Empowering Talk Radio

Hate Crimes and Salina’s LGBT Debate: The Joan Jerkovich Show

In 1998, Matthew Shepard was murdered at the age of 21 for being gay. His murderers assaulted him severely, and tied him to a fence with a rope while Shepard pleaded for his life. It was reported that Shepard was beaten so brutally that his face was completely covered in blood, except where it had been partially washed clean by his tears.

In 1998, James Byrd, Jr., a 49-year-old African-American man, was murdered by known white supremacists. His three murderers beat him severely, urinated on him, then wrapped a heavy logging chain around his ankles so that they could drag him behind their pick-up truck. They drug him for three miles along an asphalt road. He was conscious throughout most of the ordeal until his body hit the edge of a culvert, severing his right arm and decapitating him.

The three men dumped their victim’s mutilated remains in front of an African-American church; then went to a barbecue. The following morning, Byrd’s limbs were found scattered across a seldom-used road. The police found 81 places that were littered with Byrd’s remains.

In response to these two brutal murders, the Matthew Shepard and James Byrd, Jr. Hate Crimes Prevention Act, also known as the Matthew Shepard Act, is an American Act of Congress, passed on October 22, 2009, and signed into law by President Barack Obama on October 28, 2009, This law expands the 1969 United States federal hate-crime law to include crimes motivated by a victim’s actual or perceived gender, sexual orientation, gender identity, or disability.

According to FBI statistics, of the over 113,000 hate crimes since 1991, 55% were motivated by racial bias, 17% by religious bias, 14% sexual orientation bias, 14% ethnicity bias, and 1% disability bias.  Sexual orientation bias was found with the same frequency as ethnicity bias.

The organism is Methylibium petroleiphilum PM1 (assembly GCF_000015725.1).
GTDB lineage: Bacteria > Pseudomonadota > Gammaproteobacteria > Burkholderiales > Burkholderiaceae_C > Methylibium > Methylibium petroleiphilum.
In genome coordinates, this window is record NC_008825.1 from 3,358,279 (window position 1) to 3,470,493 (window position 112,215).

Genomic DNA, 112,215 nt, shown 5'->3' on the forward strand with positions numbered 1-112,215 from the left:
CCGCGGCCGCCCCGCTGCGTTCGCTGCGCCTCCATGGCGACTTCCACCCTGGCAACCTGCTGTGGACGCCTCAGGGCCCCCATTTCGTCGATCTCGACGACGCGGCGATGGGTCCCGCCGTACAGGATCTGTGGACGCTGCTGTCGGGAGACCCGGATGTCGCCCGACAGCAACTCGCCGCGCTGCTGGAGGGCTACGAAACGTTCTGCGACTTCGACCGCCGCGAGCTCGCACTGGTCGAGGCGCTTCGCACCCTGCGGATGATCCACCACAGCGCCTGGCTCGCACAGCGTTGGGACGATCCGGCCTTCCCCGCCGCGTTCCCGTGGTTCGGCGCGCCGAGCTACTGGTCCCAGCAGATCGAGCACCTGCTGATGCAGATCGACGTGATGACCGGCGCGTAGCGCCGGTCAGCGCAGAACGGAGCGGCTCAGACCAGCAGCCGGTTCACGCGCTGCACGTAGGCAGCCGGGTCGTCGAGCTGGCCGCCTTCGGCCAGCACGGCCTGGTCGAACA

Gay men are 400 times more likely to become a victim of crime and hate crimes are shown to be more violent and severe. They more often involve prolonged attacks and multiple attackers, resulting in extensive injuries.

The debate on whether to include sexual orientation and gender identity to the City of Salina’s anti-discrimination policy is in full force. There was controversy and political posturing over adding sexual orientation and gender identity to the 2009 hate crimes law, but it is now federal law.  In the history of this great country we’ve had to pass laws to protect women, people of different races and even people of different religions. Now is the time to include the LGBT community in our city’s anti-discrimination policy.

This weekend on “The Joan Jerkovich Show”, I speak with Stephanie Mott about the long road she has traveled having been born as a man; and I speak with Beverly Cole, the mother of a gay son, who has found herself in the unexpected position as author and activist.


The Joan Jerkovich Show

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Hate Crime excerpts:  New York Times February 29, 2012

Tyler Clementi was an 18-year-old Rutgers University freshman who killed himself in September 2010 after discovering that his roommate had secretly used a webcam to stream Mr. Clementi’s romantic interlude with another man over the Internet.  Mr. Clementi’s suicide focused national attention on the victimization of gay, lesbian, bisexual and transgender youth.

Dharun Ravi, his roommate, is on trial on charges of bias intimidation as a hate crime, invasion of privacy and hindering apprehension. He is not charged with contributing to the suicide of Mr. Clementi.